Finally, a very recent cancellation which has gathered considerable interest is that where a trade mark owned by Banksy over his image ‘Laugh Now’ depicting three monkeys holding a board with text “laugh now, but one day we’ll be in charge”, was declared invalid by the EUIPO on the basis of bad faith at time of filing.[9] Banksy’s registration was opposed by Full Colour Black, the same company which was successful in invalidating another of Banksy’s graffiti trademark back in 2018 – ‘The Flower Thrower’ – on the same ground of bad faith. Full Color Black managed to prove to the satisfaction of the EUIPO that, at the time of filing, Banksy had no intention of making genuine use of the trademark and that his true intention, similar to Hasbro, was to circumvent the legal requirement of proving genuine use and extend the five-year period through the strategy of ‘evergreening’.

Final Comments

The development of the notion of bad faith in the context of trademark registration as exposed through various judgments of the European Courts which, as may be seen through the cases summarised in this publication, is happening at a consistently fast pace, requires brand owners in particular to garner familiarity with the requirements of genuine use, actions that may potentially lead to a determination of bad faith with the risk of losing rights over a particular trademark and legitimate registration of trademarks.

Whether you are considering registering a trademark for the very first time, determining your re-filing strategies, desirous of contesting a trademark registration, or simply require any other assistance in relation to trademark law in general, please ensure that you seek professional guidance on the matter.


For more information on how we may assist with any of your trademark and trademark registration needs, please contact:

Dr Antonio Depasquale, Managing Partner –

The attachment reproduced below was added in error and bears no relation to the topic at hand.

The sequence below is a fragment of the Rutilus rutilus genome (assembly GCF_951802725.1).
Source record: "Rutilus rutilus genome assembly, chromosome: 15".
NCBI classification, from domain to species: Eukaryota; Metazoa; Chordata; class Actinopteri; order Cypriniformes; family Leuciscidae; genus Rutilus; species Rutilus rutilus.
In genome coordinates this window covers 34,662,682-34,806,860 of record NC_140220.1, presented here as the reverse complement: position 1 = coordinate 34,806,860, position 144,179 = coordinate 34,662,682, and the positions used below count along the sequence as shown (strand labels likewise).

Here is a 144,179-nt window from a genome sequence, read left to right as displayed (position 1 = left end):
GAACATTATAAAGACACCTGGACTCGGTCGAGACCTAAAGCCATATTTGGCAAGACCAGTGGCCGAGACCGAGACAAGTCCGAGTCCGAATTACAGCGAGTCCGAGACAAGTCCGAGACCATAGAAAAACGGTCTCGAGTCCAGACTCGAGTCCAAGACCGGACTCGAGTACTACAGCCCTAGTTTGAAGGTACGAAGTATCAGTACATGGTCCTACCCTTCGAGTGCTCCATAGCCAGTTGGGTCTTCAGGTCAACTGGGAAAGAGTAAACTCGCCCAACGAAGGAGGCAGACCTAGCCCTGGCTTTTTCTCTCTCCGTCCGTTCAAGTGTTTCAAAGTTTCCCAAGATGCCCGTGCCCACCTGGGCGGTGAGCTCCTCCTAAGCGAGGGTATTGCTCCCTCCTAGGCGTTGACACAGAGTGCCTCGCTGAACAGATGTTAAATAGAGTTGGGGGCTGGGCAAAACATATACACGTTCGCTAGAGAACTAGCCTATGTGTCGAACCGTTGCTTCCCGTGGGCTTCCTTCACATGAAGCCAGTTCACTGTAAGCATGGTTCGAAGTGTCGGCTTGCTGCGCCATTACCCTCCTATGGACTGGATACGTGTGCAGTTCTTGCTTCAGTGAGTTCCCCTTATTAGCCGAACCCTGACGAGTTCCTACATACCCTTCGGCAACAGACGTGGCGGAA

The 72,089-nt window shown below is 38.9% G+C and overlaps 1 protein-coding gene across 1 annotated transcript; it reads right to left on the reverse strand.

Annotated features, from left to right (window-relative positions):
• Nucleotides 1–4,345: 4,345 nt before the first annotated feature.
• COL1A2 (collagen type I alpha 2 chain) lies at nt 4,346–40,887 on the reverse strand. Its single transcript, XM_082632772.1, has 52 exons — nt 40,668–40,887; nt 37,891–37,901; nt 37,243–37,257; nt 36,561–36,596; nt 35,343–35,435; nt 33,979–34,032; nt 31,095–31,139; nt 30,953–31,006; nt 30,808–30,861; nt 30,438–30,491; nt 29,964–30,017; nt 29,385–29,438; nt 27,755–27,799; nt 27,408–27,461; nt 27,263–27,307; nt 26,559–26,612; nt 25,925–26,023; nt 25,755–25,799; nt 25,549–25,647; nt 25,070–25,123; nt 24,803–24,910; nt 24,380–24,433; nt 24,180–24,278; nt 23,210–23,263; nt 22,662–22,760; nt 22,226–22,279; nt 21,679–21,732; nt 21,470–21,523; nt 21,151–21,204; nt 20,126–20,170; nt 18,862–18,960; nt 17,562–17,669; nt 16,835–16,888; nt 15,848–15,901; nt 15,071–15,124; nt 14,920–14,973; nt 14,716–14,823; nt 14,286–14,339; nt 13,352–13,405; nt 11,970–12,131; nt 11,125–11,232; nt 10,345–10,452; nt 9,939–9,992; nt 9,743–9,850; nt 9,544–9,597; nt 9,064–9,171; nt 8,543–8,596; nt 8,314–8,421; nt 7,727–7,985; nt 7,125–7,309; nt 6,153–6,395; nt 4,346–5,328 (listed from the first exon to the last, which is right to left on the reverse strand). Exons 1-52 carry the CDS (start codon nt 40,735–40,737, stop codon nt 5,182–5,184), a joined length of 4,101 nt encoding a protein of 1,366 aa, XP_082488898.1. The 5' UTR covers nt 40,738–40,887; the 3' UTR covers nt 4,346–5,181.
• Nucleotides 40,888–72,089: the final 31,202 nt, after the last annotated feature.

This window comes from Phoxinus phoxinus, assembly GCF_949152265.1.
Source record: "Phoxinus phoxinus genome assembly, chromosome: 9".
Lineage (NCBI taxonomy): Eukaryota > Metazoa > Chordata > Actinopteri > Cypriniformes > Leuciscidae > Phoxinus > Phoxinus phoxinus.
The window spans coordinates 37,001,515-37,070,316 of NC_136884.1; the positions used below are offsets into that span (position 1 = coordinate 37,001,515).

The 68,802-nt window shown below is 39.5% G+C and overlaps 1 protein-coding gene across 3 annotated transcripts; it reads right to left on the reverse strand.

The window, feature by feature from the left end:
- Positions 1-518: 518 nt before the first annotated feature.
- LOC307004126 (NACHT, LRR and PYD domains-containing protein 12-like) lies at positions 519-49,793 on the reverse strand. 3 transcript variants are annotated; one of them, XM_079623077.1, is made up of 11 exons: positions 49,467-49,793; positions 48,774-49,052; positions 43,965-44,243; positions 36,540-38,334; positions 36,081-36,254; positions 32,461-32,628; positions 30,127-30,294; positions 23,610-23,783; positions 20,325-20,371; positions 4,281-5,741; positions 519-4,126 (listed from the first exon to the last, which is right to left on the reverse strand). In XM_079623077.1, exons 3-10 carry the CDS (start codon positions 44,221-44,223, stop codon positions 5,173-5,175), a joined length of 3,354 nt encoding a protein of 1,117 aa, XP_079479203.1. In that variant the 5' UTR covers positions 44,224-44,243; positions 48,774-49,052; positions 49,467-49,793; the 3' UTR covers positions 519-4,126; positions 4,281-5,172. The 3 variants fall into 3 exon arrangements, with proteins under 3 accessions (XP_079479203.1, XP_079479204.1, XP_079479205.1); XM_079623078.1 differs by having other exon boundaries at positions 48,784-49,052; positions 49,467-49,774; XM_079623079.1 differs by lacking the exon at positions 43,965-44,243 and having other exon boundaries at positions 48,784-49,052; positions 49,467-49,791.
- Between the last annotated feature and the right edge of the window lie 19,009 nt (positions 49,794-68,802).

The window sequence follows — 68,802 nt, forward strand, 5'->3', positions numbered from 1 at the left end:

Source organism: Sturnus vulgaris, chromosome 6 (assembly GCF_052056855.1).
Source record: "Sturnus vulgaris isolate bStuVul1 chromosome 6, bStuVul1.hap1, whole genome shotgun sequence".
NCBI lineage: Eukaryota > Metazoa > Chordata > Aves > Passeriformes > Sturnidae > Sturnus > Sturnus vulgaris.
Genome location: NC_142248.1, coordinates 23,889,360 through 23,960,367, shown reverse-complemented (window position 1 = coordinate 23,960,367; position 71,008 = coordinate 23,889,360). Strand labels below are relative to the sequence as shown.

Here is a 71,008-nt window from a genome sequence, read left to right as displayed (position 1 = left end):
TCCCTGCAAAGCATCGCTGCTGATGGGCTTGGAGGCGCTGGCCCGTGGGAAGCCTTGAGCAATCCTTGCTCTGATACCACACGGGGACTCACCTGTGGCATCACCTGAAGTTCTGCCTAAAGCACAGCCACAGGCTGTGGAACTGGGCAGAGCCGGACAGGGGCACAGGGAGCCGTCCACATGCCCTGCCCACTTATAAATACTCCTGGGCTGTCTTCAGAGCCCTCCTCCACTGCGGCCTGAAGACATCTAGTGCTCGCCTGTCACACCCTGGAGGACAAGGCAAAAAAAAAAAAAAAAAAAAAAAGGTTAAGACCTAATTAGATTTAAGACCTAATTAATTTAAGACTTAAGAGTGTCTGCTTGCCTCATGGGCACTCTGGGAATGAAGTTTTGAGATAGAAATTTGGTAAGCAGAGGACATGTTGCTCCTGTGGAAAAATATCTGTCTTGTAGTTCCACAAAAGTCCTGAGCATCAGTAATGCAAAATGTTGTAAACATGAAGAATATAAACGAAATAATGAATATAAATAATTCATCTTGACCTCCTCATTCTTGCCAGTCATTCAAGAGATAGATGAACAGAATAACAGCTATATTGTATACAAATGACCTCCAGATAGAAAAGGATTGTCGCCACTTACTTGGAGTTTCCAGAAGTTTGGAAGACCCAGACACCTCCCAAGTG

Dr Emma Grech, Partner –

Dr Naomi Schembri, Associate –


DISCLAIMER: The information contained in this document does not constitute legal advice or advice of any nature whatsoever. Although we have carried out research to ensure, as far as is possible, the accuracy and completeness of the information contained in this article, we assume no responsibility for errors or other inconsistencies herein.



[1] See, inter alia, Joined Cases C‑456/01 P and C‑457/01 P Henkel v OHIM [2004] ECR I‑5089; as well as Article 4(2) of the local Trademarks Act (Chapter 597 of the Laws of Malta).

[2] Article 5(2), Trademarks Act (Chapter 597 of the Laws of Malta).

[3] Article 59(1)(b) of the Regulation.





[8] On the fifth year following registration, a trademark becomes vulnerable and subject to revocation if the proprietor fails to prove that it has been put to genuine use. To eliminate this vulnerability, various applicants have resorted to ‘evergreening’ i.e. re-registering the same mark, covering the same or similar goods and services, anew at the end of the five year term each time with the scope of not having to prove genuine use and thus eliminating both the risk of having such mark revoked on such basis as well as competition.